Hilderbrand’s portrait of the upper-crust Tate clan through the years is so deliciously addictive that it will be the “It”...

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THE ISLAND

Queen of the summer novel—how could she not be, with all her stories set on an island—Hilderbrand delivers a beguiling ninth (The Castaways, 2009, etc.), featuring romance and mystery on isolated Tuckernuck Island.

The Tate family has had a house on Tuckernuck (just off the coast of swanky Nantucket) for generations. It has been empty for years, but now Birdie wants to spend a quiet mother-daughter week there with Chess before Chess’s wedding to Michael Morgan. Then the unthinkable happens—perfect Chess (beautiful, rich, well-bred food editor of Glamorous Home) dumps the equally perfect Michael. She quits her job, leaves her New York apartment for Birdie’s home in New Canaan, and all without explanation. Then the unraveling continues: Michael dies in a rock-climbing accident, leaving Chess not quite a widow, but devastated, guilty, unreachable in the shell of herself. Birdie invites her younger daughter Tate (a pretty, naïve computer genius) and her own bohemian sister India, whose husband, world-renowned sculptor Bill Bishop, killed himself years ago, to Tuckernuck for the month of July, in the hopes that the three of them can break through to Chess. Hunky Barrett Lee is their caretaker, coming from Nantucket twice a day to bring groceries and take away laundry (idyllic Tuckernuck is remote—no phone, no hot water, no ferry) as he’s also inspiring renewed lust in Tate, who has had a crush on him since she was a kid. The author jumps between the four women—Tate and her blossoming relationship with Barrett, India and her relationship with Lula Simpson, a painter at the Academy where India is a curator, Birdie, who is surprised by the recent kindnesses of ex-husband Grant, and finally Chess, who in her journal is uncoiling the sordid, sad circumstances of her break with normal life and Michael’s death.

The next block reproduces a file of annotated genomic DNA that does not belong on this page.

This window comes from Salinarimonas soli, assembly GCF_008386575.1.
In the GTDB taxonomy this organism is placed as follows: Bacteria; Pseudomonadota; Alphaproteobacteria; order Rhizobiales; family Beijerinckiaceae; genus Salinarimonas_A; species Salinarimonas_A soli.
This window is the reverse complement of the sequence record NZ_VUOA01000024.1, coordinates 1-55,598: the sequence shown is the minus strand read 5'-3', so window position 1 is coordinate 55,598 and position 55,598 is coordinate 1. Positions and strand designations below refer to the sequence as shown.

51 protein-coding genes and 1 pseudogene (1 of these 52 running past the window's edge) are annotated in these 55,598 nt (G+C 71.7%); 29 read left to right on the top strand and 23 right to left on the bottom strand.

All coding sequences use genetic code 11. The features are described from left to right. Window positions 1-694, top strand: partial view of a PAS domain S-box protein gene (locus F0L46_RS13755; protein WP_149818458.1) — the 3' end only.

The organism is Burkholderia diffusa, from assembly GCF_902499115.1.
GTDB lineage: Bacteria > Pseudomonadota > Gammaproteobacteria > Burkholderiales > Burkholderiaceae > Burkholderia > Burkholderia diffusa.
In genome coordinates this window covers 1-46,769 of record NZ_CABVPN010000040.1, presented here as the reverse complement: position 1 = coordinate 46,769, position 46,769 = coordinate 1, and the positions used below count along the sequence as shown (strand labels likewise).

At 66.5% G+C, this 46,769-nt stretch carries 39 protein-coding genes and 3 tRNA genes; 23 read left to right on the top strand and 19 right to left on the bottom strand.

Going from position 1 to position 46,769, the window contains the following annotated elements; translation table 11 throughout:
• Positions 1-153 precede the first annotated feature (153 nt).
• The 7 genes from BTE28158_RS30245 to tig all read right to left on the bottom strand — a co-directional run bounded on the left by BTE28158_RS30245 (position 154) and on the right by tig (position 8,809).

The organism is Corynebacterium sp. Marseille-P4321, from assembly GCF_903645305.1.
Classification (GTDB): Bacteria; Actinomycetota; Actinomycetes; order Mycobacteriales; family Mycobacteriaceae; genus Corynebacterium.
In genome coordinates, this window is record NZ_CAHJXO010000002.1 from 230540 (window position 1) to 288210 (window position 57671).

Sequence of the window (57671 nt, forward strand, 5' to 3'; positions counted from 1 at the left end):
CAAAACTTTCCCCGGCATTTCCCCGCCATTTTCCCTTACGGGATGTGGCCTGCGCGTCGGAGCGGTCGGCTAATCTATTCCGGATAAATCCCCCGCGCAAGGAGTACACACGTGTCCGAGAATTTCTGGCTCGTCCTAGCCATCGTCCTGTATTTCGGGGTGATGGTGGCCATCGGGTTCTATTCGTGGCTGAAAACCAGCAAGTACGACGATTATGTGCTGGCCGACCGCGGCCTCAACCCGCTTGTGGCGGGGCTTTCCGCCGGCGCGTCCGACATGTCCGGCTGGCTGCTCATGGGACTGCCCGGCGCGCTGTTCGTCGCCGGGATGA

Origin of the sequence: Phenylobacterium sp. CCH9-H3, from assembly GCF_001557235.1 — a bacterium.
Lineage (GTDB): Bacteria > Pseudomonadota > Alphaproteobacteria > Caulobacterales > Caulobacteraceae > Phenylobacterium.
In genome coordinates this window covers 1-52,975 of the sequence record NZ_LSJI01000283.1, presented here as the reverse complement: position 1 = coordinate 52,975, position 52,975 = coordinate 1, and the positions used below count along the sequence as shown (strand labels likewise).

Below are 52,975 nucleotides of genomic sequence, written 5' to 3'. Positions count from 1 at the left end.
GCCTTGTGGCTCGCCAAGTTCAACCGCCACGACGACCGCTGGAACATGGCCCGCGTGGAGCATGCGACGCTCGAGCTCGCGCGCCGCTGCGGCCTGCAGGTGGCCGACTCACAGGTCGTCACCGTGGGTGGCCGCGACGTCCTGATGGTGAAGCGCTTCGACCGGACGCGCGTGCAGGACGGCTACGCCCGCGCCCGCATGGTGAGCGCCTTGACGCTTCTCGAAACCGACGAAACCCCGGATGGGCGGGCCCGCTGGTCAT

Hilderbrand’s portrait of the upper-crust Tate clan through the years is so deliciously addictive that it will be the “It” beach book of the summer.

Pub Date: July 6, 2010

ISBN: 978-0-316-04387-8

Page Count: 416

Publisher: Reagan Arthur/Little, Brown

Review Posted Online: June 3, 2010

Kirkus Reviews Issue: May 15, 2010

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A romantic, sad, and ultimately hopeful book that’s perfect for fans of Jojo Moyes.

GHOSTED

In Walsh’s American debut, a woman desperately tries to find out why the man she spent a whirlwind week with never called.